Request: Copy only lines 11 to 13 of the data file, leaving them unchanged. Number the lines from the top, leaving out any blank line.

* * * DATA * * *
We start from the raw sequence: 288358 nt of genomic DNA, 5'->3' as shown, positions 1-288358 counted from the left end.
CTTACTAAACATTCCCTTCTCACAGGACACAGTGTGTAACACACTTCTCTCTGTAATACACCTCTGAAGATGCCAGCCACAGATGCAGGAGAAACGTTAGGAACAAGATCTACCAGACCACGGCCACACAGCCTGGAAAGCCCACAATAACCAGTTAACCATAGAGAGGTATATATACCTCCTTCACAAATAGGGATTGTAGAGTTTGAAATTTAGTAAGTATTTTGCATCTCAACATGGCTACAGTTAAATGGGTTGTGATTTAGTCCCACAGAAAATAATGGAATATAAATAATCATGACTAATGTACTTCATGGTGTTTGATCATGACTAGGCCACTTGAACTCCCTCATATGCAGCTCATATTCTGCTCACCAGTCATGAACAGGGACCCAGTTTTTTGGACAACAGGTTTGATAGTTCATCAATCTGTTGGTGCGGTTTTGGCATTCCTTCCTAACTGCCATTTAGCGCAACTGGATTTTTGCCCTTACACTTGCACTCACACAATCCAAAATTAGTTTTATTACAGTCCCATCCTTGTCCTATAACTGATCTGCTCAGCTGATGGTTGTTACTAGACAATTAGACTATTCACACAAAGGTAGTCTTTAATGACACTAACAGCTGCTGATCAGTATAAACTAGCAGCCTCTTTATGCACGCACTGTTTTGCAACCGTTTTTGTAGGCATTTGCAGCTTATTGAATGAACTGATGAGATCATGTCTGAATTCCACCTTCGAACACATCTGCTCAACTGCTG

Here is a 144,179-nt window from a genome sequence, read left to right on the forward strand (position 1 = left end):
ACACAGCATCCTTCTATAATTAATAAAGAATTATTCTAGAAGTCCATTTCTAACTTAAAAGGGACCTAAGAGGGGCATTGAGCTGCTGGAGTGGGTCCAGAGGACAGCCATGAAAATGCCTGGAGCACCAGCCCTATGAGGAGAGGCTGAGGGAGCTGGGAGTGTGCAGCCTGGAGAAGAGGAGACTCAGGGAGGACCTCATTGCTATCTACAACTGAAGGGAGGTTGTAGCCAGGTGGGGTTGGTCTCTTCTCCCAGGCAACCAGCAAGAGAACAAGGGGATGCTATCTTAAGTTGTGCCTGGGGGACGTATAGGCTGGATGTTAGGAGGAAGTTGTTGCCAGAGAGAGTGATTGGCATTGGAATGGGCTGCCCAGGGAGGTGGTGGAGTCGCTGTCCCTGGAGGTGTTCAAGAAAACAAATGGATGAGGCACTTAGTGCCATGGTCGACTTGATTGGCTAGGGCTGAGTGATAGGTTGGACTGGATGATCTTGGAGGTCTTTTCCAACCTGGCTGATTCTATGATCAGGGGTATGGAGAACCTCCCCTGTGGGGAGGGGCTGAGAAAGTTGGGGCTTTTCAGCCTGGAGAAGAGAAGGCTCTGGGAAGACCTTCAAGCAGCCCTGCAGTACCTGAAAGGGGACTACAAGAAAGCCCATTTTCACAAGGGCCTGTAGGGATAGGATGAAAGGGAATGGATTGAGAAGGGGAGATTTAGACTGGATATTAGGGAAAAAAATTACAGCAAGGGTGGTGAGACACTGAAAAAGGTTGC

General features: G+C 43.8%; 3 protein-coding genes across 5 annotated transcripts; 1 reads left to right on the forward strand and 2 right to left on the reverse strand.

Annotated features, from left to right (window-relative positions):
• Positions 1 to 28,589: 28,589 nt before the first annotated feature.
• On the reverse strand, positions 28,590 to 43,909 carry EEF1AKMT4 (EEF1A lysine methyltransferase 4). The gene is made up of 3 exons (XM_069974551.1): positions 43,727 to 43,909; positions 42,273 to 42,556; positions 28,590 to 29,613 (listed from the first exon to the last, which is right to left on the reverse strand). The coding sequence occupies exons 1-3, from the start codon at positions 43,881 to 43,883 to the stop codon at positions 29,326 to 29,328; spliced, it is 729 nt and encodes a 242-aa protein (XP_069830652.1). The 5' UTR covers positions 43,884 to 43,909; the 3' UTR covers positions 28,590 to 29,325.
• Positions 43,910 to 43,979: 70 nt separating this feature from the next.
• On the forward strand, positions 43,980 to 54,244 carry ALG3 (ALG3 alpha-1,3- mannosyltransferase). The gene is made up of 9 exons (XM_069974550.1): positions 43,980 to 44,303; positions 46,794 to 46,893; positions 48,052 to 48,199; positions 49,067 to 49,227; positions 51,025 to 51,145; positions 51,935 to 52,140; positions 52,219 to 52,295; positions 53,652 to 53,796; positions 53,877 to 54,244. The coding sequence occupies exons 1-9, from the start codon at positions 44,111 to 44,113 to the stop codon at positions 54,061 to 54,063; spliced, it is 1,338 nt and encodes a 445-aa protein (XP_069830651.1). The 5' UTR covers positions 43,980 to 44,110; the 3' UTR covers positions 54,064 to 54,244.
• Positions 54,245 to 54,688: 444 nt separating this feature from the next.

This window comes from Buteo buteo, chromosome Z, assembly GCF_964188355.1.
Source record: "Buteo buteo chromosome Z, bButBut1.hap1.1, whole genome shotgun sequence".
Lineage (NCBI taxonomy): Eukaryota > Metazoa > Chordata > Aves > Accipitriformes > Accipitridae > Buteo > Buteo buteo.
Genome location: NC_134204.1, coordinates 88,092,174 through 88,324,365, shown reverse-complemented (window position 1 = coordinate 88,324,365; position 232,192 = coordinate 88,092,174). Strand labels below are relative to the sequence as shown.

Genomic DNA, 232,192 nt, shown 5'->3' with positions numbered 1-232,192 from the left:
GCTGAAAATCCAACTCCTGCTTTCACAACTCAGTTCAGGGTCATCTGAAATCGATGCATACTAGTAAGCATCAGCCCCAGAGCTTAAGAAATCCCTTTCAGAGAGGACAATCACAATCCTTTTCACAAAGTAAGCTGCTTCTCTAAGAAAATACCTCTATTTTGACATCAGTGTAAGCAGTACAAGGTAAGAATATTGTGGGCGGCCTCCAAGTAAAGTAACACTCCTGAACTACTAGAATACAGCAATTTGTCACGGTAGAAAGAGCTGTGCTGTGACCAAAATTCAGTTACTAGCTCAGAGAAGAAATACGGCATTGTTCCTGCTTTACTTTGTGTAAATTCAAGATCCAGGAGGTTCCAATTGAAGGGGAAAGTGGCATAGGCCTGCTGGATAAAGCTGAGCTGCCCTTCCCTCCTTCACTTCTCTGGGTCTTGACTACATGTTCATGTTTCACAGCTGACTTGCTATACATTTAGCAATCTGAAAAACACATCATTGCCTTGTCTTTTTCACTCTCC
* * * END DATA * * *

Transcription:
• Positions 54,245 to 54,688: 444 nt separating this feature from the next.

This window comes from Buteo buteo, chromosome Z, assembly GCF_964188355.1.
Source record: "Buteo buteo chromosome Z, bButBut1.hap1.1, whole genome shotgun sequence".